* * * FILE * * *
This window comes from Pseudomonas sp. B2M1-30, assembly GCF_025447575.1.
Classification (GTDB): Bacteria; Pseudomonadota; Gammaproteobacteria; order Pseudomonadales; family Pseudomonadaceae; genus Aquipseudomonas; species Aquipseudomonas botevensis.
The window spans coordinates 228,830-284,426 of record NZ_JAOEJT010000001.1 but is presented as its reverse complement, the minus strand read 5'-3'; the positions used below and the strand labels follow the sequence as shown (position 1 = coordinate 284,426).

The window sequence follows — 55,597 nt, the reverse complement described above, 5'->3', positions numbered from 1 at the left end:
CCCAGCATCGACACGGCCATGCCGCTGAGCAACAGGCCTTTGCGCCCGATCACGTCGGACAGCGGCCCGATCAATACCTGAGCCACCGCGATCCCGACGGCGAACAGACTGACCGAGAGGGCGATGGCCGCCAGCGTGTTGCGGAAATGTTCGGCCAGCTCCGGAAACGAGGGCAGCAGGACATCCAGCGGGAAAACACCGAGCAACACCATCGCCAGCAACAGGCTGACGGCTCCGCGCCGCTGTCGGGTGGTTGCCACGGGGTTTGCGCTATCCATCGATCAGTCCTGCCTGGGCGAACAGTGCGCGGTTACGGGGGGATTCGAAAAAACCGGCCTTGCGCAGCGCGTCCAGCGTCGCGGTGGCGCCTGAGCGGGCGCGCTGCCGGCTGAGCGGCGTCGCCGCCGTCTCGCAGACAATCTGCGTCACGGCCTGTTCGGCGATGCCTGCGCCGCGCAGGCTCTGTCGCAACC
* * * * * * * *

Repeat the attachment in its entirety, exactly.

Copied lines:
This window comes from Pseudomonas sp. B2M1-30, assembly GCF_025447575.1.
Classification (GTDB): Bacteria; Pseudomonadota; Gammaproteobacteria; order Pseudomonadales; family Pseudomonadaceae; genus Aquipseudomonas; species Aquipseudomonas botevensis.
The window spans coordinates 228,830-284,426 of record NZ_JAOEJT010000001.1 but is presented as its reverse complement, the minus strand read 5'-3'; the positions used below and the strand labels follow the sequence as shown (position 1 = coordinate 284,426).

The window sequence follows — 55,597 nt, the reverse complement described above, 5'->3', positions numbered from 1 at the left end:
CCCAGCATCGACACGGCCATGCCGCTGAGCAACAGGCCTTTGCGCCCGATCACGTCGGACAGCGGCCCGATCAATACCTGAGCCACCGCGATCCCGACGGCGAACAGACTGACCGAGAGGGCGATGGCCGCCAGCGTGTTGCGGAAATGTTCGGCCAGCTCCGGAAACGAGGGCAGCAGGACATCCAGCGGGAAAACACCGAGCAACACCATCGCCAGCAACAGGCTGACGGCTCCGCGCCGCTGTCGGGTGGTTGCCACGGGGTTTGCGCTATCCATCGATCAGTCCTGCCTGGGCGAACAGTGCGCGGTTACGGGGGGATTCGAAAAAACCGGCCTTGCGCAGCGCGTCCAGCGTCGCGGTGGCGCCTGAGCGGGCGCGCTGCCGGCTGAGCGGCGTCGCCGCCGTCTCGCAGACAATCTGCGTCACGGCCTGTTCGGCGATGCCTGCGCCGCGCAGGCTCTGTCGCAACC